The overall winner, to be announced at the 2017 Georgian Group Awards, will receive £1,000 and there will be a second prize of £500.

How to apply

Deadline

The deadline for entries is 5pm on 30 June.

Contact details

Georgian Group
6 Fitzroy Street
Fitzrovia
London
W1T 5DX

Tel: 020 7529 8920
Email: office@georgiangroup.org.uk

View the competition website for more information

Bath, England

Bath, England

Doric House by Chris Draper

2008 runner-up case study: Q&A with Chris Draper

The runner-up of the 2008 Measured Drawing Prize discussed lessons learned preparing his submission depicting Doric House in Bath, England

How did you set about producing your drawing?

I live just outside Bath so was spoilt for choice with subjects. I narrowed this choice by considering two critical elements: the building should have an interesting story and be uniquely Georgian; and second that it could realistically measured accurately without assistance. I spent a day walking around Bath and going through original drawings in the city museum. In the end I chose Doric House by the Joseph Gandy, best known for his visionary illustrations of John Soane’s work. He only designed a couple of buildings, and this one from 1805 is by far the most interesting with its blind wall and imposing Doric order. I wrote to the owners to ask permission to measure their house but didn’t get a reply so had to go ahead regardless. I spent a morning collecting data and taking photographs. Although I didn’t want to use a ladder or anything I thought could be problematic, so concentrated on key dimensions such as the column module and stone block size, which I knew could be extrapolated to complete the elevation with a far degree of accuracy.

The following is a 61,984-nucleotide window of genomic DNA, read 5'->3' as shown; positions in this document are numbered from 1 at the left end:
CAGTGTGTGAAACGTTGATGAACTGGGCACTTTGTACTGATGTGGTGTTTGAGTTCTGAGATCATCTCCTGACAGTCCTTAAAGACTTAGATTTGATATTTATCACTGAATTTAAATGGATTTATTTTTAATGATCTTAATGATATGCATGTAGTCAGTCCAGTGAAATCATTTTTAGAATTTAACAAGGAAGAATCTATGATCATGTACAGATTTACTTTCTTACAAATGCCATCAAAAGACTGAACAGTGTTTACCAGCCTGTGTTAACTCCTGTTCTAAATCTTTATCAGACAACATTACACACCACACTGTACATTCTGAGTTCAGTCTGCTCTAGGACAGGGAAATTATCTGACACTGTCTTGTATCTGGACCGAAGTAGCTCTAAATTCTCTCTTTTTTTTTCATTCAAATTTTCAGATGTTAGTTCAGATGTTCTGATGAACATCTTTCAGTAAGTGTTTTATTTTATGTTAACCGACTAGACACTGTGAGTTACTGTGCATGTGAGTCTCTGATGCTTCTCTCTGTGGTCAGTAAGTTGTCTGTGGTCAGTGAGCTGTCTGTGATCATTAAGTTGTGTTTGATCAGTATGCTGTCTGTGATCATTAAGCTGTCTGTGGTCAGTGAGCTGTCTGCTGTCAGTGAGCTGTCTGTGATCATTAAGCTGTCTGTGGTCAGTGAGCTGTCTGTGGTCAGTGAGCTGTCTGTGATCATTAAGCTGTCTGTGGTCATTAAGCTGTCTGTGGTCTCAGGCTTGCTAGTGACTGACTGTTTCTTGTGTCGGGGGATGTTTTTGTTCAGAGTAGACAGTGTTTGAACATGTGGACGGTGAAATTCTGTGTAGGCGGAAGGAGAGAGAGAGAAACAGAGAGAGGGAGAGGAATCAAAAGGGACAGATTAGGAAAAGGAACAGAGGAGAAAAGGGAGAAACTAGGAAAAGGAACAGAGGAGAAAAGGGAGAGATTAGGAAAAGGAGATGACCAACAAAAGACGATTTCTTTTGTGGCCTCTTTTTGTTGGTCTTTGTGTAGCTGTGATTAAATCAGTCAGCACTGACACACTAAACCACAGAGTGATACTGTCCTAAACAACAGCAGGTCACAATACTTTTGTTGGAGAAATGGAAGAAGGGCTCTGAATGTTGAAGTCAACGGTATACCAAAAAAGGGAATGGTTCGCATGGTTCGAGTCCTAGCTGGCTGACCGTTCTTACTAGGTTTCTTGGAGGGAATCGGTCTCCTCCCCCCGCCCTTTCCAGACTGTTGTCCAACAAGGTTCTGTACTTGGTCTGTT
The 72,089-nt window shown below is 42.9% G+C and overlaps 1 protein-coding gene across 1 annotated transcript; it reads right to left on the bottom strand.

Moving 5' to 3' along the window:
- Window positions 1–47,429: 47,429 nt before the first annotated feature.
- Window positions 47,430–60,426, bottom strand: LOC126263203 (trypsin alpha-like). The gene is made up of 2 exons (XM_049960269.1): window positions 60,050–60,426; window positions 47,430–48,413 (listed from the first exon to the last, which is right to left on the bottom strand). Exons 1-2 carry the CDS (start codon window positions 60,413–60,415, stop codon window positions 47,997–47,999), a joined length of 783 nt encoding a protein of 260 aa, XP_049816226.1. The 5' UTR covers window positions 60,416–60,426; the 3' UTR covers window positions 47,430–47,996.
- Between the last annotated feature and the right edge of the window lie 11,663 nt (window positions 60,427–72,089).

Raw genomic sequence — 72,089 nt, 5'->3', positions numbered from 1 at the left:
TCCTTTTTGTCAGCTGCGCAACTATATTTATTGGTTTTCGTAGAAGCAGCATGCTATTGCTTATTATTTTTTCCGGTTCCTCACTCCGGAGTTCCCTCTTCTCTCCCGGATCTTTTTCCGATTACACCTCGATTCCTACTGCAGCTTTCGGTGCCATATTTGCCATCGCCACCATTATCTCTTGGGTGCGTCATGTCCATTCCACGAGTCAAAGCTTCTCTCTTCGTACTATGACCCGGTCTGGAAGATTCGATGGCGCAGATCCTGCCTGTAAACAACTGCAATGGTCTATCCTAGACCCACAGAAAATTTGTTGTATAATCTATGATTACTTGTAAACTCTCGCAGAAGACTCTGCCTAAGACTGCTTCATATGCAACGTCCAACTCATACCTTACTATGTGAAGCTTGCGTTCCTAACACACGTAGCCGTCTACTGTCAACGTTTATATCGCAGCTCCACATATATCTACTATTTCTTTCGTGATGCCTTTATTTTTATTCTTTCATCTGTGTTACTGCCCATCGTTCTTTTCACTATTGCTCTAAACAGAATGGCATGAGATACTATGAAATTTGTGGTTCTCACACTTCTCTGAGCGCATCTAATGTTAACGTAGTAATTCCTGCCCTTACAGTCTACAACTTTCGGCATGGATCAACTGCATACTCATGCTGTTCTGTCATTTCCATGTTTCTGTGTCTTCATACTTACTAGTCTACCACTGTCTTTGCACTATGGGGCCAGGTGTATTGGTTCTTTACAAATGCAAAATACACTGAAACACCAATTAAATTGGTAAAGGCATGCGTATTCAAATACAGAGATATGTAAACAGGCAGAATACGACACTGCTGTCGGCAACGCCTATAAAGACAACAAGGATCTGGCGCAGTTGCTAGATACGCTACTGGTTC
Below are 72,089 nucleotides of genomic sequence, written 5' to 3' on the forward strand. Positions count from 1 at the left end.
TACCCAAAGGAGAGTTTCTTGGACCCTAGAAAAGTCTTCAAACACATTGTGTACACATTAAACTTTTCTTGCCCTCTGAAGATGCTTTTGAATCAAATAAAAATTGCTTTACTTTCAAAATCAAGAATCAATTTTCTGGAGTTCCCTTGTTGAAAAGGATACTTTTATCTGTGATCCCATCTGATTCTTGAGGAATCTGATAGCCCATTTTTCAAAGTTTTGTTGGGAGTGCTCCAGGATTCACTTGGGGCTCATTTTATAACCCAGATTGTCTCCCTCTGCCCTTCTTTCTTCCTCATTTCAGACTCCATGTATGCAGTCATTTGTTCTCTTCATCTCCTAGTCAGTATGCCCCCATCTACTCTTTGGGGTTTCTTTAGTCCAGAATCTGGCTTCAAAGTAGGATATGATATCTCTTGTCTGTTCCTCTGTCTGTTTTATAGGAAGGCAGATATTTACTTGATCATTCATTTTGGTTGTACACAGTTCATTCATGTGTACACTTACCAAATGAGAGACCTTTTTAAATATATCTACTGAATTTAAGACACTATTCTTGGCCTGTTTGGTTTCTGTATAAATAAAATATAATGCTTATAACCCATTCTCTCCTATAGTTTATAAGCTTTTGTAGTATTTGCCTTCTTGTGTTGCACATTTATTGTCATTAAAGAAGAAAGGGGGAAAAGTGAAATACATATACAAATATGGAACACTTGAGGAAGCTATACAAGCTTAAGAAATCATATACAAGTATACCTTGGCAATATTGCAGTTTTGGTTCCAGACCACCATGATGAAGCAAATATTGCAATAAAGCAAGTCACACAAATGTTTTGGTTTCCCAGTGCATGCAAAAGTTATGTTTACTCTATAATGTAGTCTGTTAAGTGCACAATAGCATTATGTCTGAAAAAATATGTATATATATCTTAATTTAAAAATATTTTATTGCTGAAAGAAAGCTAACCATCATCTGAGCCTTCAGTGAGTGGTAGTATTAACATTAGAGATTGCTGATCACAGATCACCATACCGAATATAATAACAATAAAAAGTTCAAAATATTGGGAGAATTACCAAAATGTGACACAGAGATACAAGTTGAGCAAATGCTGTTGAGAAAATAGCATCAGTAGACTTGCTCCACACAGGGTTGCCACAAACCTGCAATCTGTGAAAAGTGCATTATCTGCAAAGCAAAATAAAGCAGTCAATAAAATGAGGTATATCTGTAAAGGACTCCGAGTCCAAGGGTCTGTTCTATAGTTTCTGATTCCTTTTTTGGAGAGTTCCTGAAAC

Bath, England

Bath, England

Doric House by Chris Draper

Which illustrative methods did you harness?

I wanted to show the quality of stone, depth of modelling and weathering of the facade, so I chose Watercolour as the medium. The rendering is 1:50 and painted on to smooth illustration board.

What advice would you have to participants hoping to win the latest prize?

Use this as an opportunity to explore a part of our built environment that ordinarily you may appreciate as ‘historic context’ but not study in its own right. Usually there is an underlying geometry that starts to reveal itself a bit like unravelling a puzzle that has been set by the architect. Geometry is part of the universal language of architecture and as relevant today as it was 200 years ago. You may well be surprised at its subtotal use and clarity it brings to a piece of architecture. Take notice of the choice of materials, how they have weathered and quality of construction. It’s interesting to look at the context and how the building has adapted to the changes of subsequent periods. Doric House was built on to 20 years after completion, and suffered from bomb damage during the Second World War. These all add to the patina and quality of building. Use colour and include people for human scale. Overall I would use this as an opportunity to look and really observe a great piece of architecture and then communicate the unique qualities in your drawing.

Bath, England

Bath, England

Doric House